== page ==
So, why is it important to consider adding these to your long-term collection? If you're considering seriously investing in Pokémon cards, it may not be a stretch to assume that you're familiar with the stock market. Well, individual cards are a lot like individual stocks. Their specificity offers the highest potential for growth, but it also carries the most risk.

Sealed products are more like ETFs. When you buy a booster pack, you are purchasing exposure to every card in a particular set, offering the most stability and potential for growth alongside the most sought-after cards in the set.

When purchasing sealed products, just be careful to buy from trusted dealers. The high-priced vintage booster pack market does attract scammers who engage in pack resealing and fraudulent listings. Only purchase from trusted dealers on websites with some degree of buyer protection.

While this point is hotly contested among some dealers and collectors, when purchasing vintage packs, I prefer to purchase listings that display the weight of the pack.

Packs from the Wizards of the Coast era tend to weigh between 20 and 22 grams. Of course, the closer you get to 22 grams, the more likely it is that your pack contains a holographic card. Heavy packs tend to draw more interest and higher sale prices for this reason.

PSA is one of the oldest and most trusted companies for grading Pokémon cards.

PSA is one of the oldest and most trusted companies for grading Pokémon cards.

4. Consider Diversifying Your Collection With Graded Cards

Oftentimes, when hearing collectors talk to each other about individual cards they have, you might hear someone ask if a card is "graded". A graded card is a card that has been reviewed by a professional trading card condition evaluator.

These third-party companies assign each card they evaluate a number from 1 to 10 based on its condition, seal the card in hard plastic, and assign it a serial number that links to a public database, verifying its authenticity.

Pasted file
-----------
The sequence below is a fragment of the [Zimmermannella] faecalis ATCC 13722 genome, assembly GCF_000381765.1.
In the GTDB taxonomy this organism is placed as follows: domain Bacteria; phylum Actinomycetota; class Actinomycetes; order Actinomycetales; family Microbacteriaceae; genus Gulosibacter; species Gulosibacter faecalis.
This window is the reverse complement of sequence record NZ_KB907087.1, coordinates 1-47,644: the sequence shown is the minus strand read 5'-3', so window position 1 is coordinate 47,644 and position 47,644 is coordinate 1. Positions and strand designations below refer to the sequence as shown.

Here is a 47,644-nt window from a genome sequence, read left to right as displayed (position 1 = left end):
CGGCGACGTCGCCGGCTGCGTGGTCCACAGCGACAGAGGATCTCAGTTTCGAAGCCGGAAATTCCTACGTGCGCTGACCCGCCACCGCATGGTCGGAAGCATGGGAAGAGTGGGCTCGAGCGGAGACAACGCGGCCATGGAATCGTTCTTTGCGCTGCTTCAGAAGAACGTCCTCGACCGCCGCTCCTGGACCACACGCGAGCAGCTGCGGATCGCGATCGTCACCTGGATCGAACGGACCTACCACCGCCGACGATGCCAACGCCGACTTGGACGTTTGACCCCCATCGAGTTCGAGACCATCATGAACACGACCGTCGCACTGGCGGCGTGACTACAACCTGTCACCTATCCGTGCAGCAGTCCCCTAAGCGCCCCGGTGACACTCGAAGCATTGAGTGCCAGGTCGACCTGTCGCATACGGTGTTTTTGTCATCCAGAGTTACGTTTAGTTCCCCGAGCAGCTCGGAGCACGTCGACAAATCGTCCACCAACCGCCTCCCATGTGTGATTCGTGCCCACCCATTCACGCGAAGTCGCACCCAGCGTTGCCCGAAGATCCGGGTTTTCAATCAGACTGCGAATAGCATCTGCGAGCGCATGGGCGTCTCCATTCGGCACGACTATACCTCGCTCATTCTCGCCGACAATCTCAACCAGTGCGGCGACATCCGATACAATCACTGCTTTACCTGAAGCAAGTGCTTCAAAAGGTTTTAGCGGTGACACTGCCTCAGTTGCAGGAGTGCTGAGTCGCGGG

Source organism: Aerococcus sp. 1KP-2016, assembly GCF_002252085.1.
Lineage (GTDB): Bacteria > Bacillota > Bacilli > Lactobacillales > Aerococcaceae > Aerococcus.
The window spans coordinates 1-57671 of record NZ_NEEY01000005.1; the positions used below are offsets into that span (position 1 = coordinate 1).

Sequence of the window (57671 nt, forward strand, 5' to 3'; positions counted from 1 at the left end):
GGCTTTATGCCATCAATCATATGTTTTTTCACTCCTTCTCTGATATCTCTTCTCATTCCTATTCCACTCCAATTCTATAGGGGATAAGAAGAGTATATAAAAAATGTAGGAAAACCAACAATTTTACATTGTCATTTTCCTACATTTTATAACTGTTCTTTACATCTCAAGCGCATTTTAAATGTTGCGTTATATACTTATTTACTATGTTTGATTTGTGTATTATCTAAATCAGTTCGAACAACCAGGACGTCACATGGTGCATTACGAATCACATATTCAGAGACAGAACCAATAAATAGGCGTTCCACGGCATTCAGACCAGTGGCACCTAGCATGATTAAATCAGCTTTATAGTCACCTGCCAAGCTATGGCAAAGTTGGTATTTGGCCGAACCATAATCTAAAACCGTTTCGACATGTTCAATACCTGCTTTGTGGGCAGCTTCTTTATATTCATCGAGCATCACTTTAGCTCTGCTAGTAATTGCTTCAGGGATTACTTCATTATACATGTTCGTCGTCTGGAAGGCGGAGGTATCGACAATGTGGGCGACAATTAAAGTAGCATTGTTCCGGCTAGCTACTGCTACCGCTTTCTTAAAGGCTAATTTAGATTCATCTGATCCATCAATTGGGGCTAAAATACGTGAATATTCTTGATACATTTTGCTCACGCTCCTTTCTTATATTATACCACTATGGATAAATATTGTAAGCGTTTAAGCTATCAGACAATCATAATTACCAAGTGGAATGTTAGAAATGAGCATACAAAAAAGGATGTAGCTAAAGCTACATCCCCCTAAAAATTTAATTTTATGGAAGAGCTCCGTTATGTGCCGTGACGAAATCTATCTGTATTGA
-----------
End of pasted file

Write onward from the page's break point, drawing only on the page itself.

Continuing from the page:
These cards are highly sought after for their exceptional uniqueness and the credible evaluations of their condition, often fetching ten or more times their ungraded or "raw" value even if they score an average grade, such as a 4 or 5.

If you have several months to a year to wait for your submission to return, you can get your raw cards graded for around $30 to $50 per card, depending on the company and service you use. Or, you can purchase these cards yourself, which is what I recommend because you can secure the exact grades that you want, and you don't shoulder the risk of paying to grade a card only to receive a grade that you are unsatisfied with.

5. If You Don't Have a Passion for Pokémon, Don't Do It

Despite the impressive growth of Pokémon as of late, Pokémon is not an ideal asset for those who do not have a passion for collecting these strange pocket monsters from our younger years.

Between the extremely high costs inherent to acquiring and selling these assets and the risk of fraud, damage, disaster, etc., that can leave you without cards and without recourse when it comes to getting your money back, there are far safer and more effective investments.

That being said, curating an amazing Pokémon collection can be a ton of fun, and collectible cards can be a reliable place to store your money and see it grow over the years.

If you think you want to share that interest in "catching them all" all over again, and you have the disposable income to invest in these novelty items, becoming a Pokémon investor might be the right move for you.

This article is accurate and true to the best of the author’s knowledge. Content is for informational or entertainment purposes only and does not substitute for personal counsel or professional advice in business, financial, legal, or technical matters.